One of the tragedies of this year was the horrific fire in a west London high-rise apartment building on June 14. The fire took the lives of at least 80 people and caused more than 70 injuries. The fire reportedly spread from an apartment on the fourth floor, climbed outside of the 220 foot-high, 24-story building and reentered the building on the upper floors in a matter of 30 minutes. Not only did the fire spread fast, it trapped residents as the only stair tower was contaminated with smoke and the building did not have a fire sprinkler system.
Life safety is the highest priority for all fire codes. If the International Building Code (IBC) had been followed while renovating this building, it is reasonable to say that lives would have been spared. The renovation project that specifically lead to this fire was covering the original exposed concrete spandrel walls with new energy efficient cladding and adding one layer of combustible insulation against the concrete spandrel walls. This new design created an air space between the insulation (Celotex RS5000 PIR thermal insulation) and the aluminum sandwich panel cladding (Arconic’s Reynobond ACM – PE core). This air space provided a path for fire spread and a potential chimney effect. Section 715.4 of the 2015 IBC requires all voids in curtain walls to be properly fire-stopped at the floor line. The fire-stop at the floor line was not present as part of the Grenfell Tower cladding project. Building safety experts had warned of using combustible insulation in 2014 (article here).
The critical design decision which directly impacted the vertical fire spread was to select Arconic Reynobond ACM (PE) for use on a high rise building in contradiction to building codes, including the 2015 International Building Code Section 1407.10. Arconic does produce a product that complies with the IBC for this application called Rynobond Zinc Composite – it has a flame spread index of 25 or less and a smoke developed rating of 450 or less. Disastrously, the facade contractor installed cheaper cladding vs the originally planned fire resistive cladding (article here).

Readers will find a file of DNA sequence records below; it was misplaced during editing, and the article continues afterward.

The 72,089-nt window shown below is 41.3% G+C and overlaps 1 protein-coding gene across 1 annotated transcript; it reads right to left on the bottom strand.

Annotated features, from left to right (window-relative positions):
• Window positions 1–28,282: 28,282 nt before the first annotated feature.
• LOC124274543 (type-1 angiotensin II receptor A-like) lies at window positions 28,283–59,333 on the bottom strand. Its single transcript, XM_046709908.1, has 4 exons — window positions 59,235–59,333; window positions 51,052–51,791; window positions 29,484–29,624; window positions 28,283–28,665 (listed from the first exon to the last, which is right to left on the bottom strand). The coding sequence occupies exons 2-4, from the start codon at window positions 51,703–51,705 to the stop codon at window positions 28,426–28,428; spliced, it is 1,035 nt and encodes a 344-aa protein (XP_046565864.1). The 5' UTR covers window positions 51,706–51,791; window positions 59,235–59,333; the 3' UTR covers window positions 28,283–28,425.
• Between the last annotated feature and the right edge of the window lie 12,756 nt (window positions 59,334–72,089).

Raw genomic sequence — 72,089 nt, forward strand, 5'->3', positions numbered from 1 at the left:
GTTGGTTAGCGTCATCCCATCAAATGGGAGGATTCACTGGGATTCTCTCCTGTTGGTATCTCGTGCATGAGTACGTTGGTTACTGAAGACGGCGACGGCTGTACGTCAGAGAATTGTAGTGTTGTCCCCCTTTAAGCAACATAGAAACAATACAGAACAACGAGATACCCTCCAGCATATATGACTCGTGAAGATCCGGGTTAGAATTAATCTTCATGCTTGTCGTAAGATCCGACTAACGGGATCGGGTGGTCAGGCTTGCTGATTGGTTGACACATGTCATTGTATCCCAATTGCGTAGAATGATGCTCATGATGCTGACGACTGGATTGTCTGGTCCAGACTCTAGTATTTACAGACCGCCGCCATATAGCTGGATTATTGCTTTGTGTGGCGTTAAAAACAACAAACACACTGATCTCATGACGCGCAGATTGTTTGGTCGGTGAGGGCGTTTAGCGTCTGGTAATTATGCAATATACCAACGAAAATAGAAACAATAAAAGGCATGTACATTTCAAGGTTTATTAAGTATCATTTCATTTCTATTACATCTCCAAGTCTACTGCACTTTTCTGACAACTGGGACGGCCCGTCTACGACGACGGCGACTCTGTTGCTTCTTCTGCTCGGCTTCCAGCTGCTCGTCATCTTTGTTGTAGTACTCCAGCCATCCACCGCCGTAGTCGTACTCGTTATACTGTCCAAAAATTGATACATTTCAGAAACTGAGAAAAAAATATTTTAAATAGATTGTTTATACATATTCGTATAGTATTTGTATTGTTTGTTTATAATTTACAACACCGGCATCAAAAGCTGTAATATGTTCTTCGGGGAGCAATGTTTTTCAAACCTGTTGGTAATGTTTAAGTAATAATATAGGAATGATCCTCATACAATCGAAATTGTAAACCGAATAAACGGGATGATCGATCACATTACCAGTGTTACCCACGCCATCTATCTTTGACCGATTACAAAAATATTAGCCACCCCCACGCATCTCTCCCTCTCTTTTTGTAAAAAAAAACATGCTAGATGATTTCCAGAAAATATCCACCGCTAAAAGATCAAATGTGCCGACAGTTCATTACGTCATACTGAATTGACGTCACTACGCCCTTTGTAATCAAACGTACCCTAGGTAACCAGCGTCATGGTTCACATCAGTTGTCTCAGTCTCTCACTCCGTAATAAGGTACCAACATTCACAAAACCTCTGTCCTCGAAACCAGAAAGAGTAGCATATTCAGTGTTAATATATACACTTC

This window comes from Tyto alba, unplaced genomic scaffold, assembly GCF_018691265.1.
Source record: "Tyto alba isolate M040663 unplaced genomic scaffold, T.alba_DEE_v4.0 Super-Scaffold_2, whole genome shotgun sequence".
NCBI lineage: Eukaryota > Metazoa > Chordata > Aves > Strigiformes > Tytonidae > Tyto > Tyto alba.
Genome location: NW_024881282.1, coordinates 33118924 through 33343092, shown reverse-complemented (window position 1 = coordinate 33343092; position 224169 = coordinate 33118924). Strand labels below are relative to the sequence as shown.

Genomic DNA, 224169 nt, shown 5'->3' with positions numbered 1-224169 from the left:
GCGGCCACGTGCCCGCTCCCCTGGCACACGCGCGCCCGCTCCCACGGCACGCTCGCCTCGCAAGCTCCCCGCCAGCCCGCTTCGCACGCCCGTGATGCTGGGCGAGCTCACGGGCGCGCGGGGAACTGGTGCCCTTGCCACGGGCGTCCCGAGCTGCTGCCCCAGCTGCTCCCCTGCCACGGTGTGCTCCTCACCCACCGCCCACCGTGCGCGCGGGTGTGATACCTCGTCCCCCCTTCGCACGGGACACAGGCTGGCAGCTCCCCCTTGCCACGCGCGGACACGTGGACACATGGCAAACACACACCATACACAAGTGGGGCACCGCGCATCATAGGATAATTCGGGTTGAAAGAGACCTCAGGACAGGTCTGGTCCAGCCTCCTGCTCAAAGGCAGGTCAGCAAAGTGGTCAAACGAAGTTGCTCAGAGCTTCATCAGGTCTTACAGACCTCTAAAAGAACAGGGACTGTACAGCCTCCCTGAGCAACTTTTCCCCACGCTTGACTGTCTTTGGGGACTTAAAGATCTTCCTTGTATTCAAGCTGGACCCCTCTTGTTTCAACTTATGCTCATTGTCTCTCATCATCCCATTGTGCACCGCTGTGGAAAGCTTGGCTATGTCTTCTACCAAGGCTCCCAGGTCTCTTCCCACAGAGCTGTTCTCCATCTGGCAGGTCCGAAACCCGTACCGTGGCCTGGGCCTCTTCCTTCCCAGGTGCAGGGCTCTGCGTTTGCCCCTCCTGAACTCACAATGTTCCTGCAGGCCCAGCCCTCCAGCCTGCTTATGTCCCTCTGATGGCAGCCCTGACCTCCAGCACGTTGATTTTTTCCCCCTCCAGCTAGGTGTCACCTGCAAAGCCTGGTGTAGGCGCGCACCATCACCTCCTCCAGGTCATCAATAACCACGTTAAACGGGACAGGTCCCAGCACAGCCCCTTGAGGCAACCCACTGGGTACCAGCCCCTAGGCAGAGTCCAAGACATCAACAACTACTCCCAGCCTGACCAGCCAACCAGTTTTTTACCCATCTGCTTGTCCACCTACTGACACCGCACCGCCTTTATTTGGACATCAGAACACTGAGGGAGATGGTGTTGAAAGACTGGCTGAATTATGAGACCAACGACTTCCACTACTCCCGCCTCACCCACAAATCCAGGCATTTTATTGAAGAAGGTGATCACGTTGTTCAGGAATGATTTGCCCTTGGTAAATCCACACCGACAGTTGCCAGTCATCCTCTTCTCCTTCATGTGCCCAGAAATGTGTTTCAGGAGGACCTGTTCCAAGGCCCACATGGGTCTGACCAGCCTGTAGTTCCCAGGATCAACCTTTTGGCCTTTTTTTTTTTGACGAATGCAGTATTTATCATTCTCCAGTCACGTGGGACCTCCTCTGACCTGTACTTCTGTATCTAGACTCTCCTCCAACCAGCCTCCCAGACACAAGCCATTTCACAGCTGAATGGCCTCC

A sprinkler system may have prevented the spread of fire from the apartment of origin to the combustible facade. However, once the facade caught on fire the internal sprinkler system would not have prevented the spread of fire on the outside of the building. If you watch the video of the Grenfell Tower fire it appears that fire spread within the floors involved, indicating that fire barriers were not preventing fire-spread from units to other parts of the floor. Had a sprinkler system been in place, the spread of fire within the floors themselves may have been prevented. Contrary to what we see in the movies, sprinkler systems are not designed for simultaneous discharge from all sprinkler heads at once. With that many floors involved in the fire, water pressure would likely have reduced sprinkler discharge to a trickle.
Around the world there have been several high-rise fires involving the use of combustible insulation at the exterior of the building, including:
UPDATE!: Same Dubai skyscraper second fire on 8-3-2017
It is important to realize that modern building codes greatly restrict burning characteristics of any insulation or cladding in high rise buildings. Use of combustible materials on high rise facades is a recipe for disaster and is unacceptable in any circumstance. The Grenfell Tower facade remodel project saved about $250,000, but using combustible facade material cost the lives of over 80 people and injured over 70 more, to say nothing of the complete destruction of the building. As Horace, the Roman poet, said, “Your own property is concerned when your neighbor’s house is on fire.” Here at CCI, we are passionate about helping our clients build the safest structures while adhering to modern building codes. Contact us before you begin your next project and let our expertise guide you.